Square Enix Disband Inhouse Music Team



In January, we reported that Final Fantasy XIII composer Masashi Hamauzu was parting ways with Square Enix, following the departures of other members of Square Enix’s inhouse music team. At the time, video games music coverage site Square Enix Music Online stated that more of Square’s composers were to follow suite in the coming months.


Four days ago, SEMO reported Crystal Chronicles composer Kumi Tanioka had announced her departure from the publisher at a festival celebrating 10 years of Final Fantasy XI.


Today, the site has revealed that Square Enix originally made the decision to disband their music team at the end of 2009. Hamauzu and Tanioka’s announcements of departure were in light of this decision — a fact that couldn’t be reported until now. While some members of the team have chosen to retire from the business altogether, others are forming their own studios and pursuing freelance opportunities. Kumi Tanioka and Final Fantasy X composer Junya Nakano, for instance, are now part of video game composition alliance GE-ON-DAN.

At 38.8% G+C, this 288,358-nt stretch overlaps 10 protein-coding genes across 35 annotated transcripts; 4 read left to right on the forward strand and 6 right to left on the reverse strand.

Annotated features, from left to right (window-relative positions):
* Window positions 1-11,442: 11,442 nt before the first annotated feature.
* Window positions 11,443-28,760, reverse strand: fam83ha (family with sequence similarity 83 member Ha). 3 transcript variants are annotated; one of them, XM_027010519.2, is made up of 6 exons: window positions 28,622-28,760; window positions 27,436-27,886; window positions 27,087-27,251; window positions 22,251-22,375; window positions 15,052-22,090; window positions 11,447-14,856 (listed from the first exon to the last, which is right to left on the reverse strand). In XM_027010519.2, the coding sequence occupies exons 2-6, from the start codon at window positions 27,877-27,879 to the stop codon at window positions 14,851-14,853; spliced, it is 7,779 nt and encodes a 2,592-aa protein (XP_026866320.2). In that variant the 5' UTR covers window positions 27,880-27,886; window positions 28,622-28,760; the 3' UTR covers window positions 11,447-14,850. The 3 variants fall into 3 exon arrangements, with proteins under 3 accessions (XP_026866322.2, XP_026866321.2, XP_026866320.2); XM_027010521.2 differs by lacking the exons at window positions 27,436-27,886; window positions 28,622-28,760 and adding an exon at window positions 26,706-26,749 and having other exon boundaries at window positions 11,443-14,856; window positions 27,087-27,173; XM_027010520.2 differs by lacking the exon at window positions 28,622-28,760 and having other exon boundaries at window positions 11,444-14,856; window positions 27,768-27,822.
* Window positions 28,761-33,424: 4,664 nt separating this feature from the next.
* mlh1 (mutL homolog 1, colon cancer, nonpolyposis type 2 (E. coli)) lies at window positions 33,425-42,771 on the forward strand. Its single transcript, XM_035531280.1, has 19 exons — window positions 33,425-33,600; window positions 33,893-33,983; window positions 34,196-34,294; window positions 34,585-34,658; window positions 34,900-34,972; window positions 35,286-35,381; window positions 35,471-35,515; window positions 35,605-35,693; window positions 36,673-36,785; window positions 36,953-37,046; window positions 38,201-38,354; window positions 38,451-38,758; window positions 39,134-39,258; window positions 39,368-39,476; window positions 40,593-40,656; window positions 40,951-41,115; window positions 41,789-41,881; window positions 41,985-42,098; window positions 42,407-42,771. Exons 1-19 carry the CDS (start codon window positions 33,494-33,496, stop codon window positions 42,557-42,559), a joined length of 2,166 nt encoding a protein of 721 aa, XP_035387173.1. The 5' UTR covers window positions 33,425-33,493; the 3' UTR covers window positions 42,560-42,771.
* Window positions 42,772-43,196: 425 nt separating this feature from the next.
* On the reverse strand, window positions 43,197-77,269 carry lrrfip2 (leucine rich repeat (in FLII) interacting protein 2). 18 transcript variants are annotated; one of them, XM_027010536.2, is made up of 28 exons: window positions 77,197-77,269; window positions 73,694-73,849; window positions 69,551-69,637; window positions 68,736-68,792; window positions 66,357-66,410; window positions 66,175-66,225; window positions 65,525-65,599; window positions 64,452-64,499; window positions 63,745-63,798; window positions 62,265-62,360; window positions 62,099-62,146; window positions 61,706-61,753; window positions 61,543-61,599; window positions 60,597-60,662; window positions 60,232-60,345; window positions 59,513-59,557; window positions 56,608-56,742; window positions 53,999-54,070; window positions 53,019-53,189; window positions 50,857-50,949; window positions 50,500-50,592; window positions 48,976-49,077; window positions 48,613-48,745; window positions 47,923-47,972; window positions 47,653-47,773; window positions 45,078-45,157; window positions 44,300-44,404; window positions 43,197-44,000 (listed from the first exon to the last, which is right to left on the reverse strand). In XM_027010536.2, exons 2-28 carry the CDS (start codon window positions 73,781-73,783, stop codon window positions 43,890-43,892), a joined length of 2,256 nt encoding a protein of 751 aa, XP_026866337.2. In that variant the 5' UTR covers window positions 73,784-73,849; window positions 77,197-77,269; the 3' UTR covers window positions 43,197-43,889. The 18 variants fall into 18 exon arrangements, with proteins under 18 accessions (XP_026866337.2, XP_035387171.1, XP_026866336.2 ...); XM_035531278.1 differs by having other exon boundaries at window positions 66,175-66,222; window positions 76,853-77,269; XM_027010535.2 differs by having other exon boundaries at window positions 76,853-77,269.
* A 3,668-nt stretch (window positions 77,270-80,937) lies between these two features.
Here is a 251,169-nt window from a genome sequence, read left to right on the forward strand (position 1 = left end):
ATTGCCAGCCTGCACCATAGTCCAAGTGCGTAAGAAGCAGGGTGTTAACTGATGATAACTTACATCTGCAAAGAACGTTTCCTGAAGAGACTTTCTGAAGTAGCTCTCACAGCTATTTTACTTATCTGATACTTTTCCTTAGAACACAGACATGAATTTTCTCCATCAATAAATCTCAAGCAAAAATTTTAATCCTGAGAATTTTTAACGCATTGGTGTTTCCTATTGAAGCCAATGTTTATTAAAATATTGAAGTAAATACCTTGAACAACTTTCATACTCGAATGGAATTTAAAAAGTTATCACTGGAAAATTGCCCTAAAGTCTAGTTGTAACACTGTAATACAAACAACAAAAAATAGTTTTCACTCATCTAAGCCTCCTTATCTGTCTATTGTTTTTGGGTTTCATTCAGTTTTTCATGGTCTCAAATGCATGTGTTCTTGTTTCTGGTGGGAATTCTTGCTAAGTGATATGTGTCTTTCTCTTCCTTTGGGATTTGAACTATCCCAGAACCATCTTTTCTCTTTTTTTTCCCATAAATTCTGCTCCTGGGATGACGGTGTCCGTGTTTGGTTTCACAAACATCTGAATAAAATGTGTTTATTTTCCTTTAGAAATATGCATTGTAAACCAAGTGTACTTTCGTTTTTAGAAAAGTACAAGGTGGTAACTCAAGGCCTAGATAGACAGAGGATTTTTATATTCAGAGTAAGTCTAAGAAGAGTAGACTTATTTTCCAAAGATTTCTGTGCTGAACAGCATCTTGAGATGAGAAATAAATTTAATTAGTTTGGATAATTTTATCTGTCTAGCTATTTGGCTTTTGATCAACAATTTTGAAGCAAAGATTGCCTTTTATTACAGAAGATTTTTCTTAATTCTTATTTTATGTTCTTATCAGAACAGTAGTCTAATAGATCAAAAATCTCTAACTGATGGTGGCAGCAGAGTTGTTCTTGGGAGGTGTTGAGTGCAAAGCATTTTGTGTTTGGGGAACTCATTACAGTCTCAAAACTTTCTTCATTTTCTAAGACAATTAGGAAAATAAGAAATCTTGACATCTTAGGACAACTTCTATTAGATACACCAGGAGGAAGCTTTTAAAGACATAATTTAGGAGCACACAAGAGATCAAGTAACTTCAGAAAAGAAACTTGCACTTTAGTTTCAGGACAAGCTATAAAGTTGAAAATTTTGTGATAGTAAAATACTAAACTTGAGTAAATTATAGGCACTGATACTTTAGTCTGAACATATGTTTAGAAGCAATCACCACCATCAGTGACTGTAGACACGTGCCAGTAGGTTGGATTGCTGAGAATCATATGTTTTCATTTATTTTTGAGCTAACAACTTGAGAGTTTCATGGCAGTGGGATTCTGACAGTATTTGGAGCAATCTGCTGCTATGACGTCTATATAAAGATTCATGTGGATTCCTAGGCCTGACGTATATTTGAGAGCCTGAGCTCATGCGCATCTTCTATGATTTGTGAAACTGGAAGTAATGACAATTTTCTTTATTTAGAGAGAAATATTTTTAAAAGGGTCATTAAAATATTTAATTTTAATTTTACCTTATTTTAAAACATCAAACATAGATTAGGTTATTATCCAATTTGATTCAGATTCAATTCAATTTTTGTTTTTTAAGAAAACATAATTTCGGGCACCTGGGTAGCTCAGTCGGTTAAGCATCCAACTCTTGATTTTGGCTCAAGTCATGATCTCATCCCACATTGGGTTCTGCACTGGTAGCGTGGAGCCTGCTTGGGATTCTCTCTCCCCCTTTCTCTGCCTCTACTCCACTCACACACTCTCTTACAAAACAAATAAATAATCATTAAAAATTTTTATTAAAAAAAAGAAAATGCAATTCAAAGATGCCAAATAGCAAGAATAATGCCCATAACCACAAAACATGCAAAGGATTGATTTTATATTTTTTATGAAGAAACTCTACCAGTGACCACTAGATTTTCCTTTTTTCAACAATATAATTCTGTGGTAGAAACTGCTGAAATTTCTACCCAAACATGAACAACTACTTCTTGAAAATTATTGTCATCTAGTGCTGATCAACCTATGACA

Going forward, the company will rely primarily on contracting external composers to work on their projects. Among their contractors for upcoming games are Nobuo Uematsu’s “Smile Please” production company for Final Fantasy XIV, and Yoko Shimomura. While switching over completely to a contract-based business is a first for Square in the music department, chances are there won’t be any noticeable drop-off in quality, given that they are likely to approach these same composers who have years of experience behind them.


Although contractor fees can vary on the basis of a project’s requirements, it is unlikely that the cost of potentially paying a higher fee to composers per-project will offset the resources saved by not having to maintain an internal music studio.

Ishaan Sahdev
Ishaan specializes in game design/sales analysis. He's the former managing editor of Siliconera and wrote the book "The Legend of Zelda - A Complete Development History". He also used to moonlight as a professional manga editor. These days, his day job has nothing to do with games, but the two inform each other nonetheless.